It's amazing how many people seem to be more scared of the vaccine itself than the potentially deadly disease that it's designed to protect against. In fact, a 2012 survey by CVS Pharmacy found that about 35 percent of Americans actually believe that getting vaccinated can give you the flu [source: Weise and Szabo].
That's enough to make medical experts just shake their heads. Injected flu vaccines use what are called "inactivated" vaccines, which essentially have been killed with chemicals. That process leaves just enough proteins in the outer coating of the virus intact that it tricks your immune system into thinking that the virus is a threat. That causes your body to produce white blood cells that are primed to attack any subsequent viral invader that has the same telltale proteins in its coating as the dreaded flu virus. But that crippled microbe itself is incapable of infecting the body and reproducing itself, which is what would make you sick [source: Weise and Szabo].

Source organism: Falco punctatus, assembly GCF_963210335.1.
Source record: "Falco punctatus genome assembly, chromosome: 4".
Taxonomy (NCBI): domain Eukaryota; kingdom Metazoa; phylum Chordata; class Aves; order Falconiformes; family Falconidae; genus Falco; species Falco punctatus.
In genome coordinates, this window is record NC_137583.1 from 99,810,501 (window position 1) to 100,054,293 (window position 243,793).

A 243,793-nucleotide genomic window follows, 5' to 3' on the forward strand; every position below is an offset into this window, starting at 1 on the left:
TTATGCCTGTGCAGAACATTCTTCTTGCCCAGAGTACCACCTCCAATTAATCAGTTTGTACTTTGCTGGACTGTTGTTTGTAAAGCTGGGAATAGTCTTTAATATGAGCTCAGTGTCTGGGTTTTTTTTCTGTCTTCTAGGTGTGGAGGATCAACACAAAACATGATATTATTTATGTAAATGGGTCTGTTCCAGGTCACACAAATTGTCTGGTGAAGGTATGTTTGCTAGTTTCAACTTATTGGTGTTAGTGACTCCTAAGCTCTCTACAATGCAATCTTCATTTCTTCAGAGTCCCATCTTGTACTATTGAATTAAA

The FluMist nasal spray vaccine, which is sometimes given to children, does contain a live weakened virus. But the microbe in that vaccine is "cold-adapted," meaning that it's been changed so that it can cause an infection only at the cooler temperatures found in the nose. [source: Weise and Szabo].
That said, the flu vaccine can sometimes cause side effects. These generally range from redness or swelling at the injection site, to headaches and low-grade fevers [source: NFID]. And some people, as we noted in the previous section, shouldn't get flu shots because of certain medical conditions, at least not without consulting their doctors.